NEW YORK (Reuters) – By now, everyone knows the terrifying figures.
More than $1 trillion in total outstanding student debt across the United States. Almost seven in 10 college grads emerge owing money, with an average debt of $28,400 for the Class of 2013, according to the Institute for College Access and Success.
But flip that statistic on its head: three in 10 students are coming out of college with not a penny owed.
So who are these people – and how exactly did they do it?
Meet Vanessa Joseph. The 31-year-old registered nurse in Iselin, New Jersey, did not graduate debt-free once, but twice.
First she earned a business degree from the public College of Staten Island, which charged a reasonable $2,000 a year in tuition. She lived with her mother, worked odd jobs as a magazine intern and language teacher, and cut daily expenses to the bone.
Then Joseph went back to school for nursing, a two-year degree that cost $13,000 a year. During that time she lived with her uncle, and worked at a hospital as a nursing assistant. Sometimes she would work the night shift from 11 p.m. to 7 a.m., and then turn around and attend classes during the day.
When did she sleep? “Never,” she said with a laugh.
But it paid off: She graduated with zero debt, and is now a nurse at Robert Wood Johnson University Hospital in New Brunswick, New Jersey.
“It may not seem easy to graduate debt-free, but it can be done,” said Stuart Ritter, a financial planner and vice-president of Baltimore-based T. Rowe Price Investment Services.
To get to that point, you will need to pull out every arrow in your quiver. T. Rowe Price’s recent Family Financial Trade-offs Survey found that 76 percent of college grads helped pay for college themselves. But that only got them part-way. In addition, 48 percent relied on some parental assistance, and 39 percent got a boost from grants or scholarships. Respondents to the survey could choose more than one category, if applicable.
One thing is guaranteed: To graduate debt-free you will need to think creatively, and be willing to sacrifice far more than you would like. Some tips from the experts:
GET A RUNNING START
With advanced-placement courses, you can rack up credits before you even set foot on a college campus. This year over 4.5 million exams were taken by more than 2.5 million students at over 19,000 high schools, according to College Board.
Some states, like Hawaii and Washington, even offer programs that allow qualifying students to enroll in college courses during their high-school years.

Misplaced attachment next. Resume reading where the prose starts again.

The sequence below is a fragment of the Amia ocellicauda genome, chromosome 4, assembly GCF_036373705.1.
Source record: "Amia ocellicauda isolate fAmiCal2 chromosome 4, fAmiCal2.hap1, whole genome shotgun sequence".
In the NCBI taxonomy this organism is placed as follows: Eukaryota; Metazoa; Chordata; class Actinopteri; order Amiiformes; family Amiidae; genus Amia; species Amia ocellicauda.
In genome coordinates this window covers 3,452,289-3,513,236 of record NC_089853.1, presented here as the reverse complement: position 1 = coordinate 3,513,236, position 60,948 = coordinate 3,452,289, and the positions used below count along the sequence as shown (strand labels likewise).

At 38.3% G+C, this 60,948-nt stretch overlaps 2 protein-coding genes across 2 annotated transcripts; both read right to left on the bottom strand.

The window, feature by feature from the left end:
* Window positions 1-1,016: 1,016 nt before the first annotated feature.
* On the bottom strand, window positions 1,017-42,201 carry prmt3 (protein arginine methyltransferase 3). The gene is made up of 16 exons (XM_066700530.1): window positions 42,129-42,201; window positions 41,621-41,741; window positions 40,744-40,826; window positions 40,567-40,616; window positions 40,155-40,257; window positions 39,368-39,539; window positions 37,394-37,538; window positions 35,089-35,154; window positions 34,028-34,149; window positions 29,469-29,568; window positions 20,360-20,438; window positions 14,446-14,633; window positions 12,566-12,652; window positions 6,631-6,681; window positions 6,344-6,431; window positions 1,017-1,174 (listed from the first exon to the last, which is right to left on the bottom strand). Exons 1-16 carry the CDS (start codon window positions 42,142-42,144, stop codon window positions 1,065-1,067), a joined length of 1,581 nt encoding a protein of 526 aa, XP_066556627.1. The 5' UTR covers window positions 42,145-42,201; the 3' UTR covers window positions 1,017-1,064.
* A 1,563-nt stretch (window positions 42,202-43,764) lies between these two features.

Compound those early AP gains by attending local community college instead of a top-flight Ivy. Public two-year colleges average just $3,347 for in-state residents, according to the College Board.
“Spend your initial college years living at home and paying much cheaper rates,” says Steve Burkett, a financial planner in Bothell, Washington. “Then transfer to where you want, to earn your final degree.”
Need proof of the soundness of that strategy? In Sallie Mae’s report “How America Pays for College,” 56 percent of those at four-year private colleges had to borrow cash to cover their bills, compared with only 22 percent of those at two-year public colleges.
Having a summer job is a given if you are looking to graduate debt-free. But take advantage of work opportunities during the school year, as well, to really cut down that final bill.
“Look for colleges that have a Resident Advisor program where they cover your room and board,” advises Therese Nicklas, a Boston financial planner. “It equals tax-free income. When many schools charge in the $20,000 range for room and board, the value is huge.”
APPLYING FOR AID LIKE A JOB
If you are not taking advantage of every aid opportunity available, then shame on you. But that due diligence takes work.
Pursue every possible avenue of funds imaginable: parents’ employers, religious bodies, community service clubs, or philanthropic organizations. FastWeb.com has a database of more than 1.5 million of them, which provide $3.4 billion in funding.
“Spend ample time at your Student Aid office, and apply for any unused grants and scholarships,” said Minneapolis financial planner Andy Tate. “It sounds simple, and it is, but no one does it.”
In the end, it comes down to choices. Vanessa Joseph recalls her lean college years of shopping at thrift stores, never taking any vacations – rarely even going to the hair salon. Meanwhile, her sister decided to go away to a college that had a price tag of more than $30,000 a year.
“Now she is over $50,000 in debt,” she says. “And that bill comes every month.”
(Editing by Lauren Young and Matthew Lewis)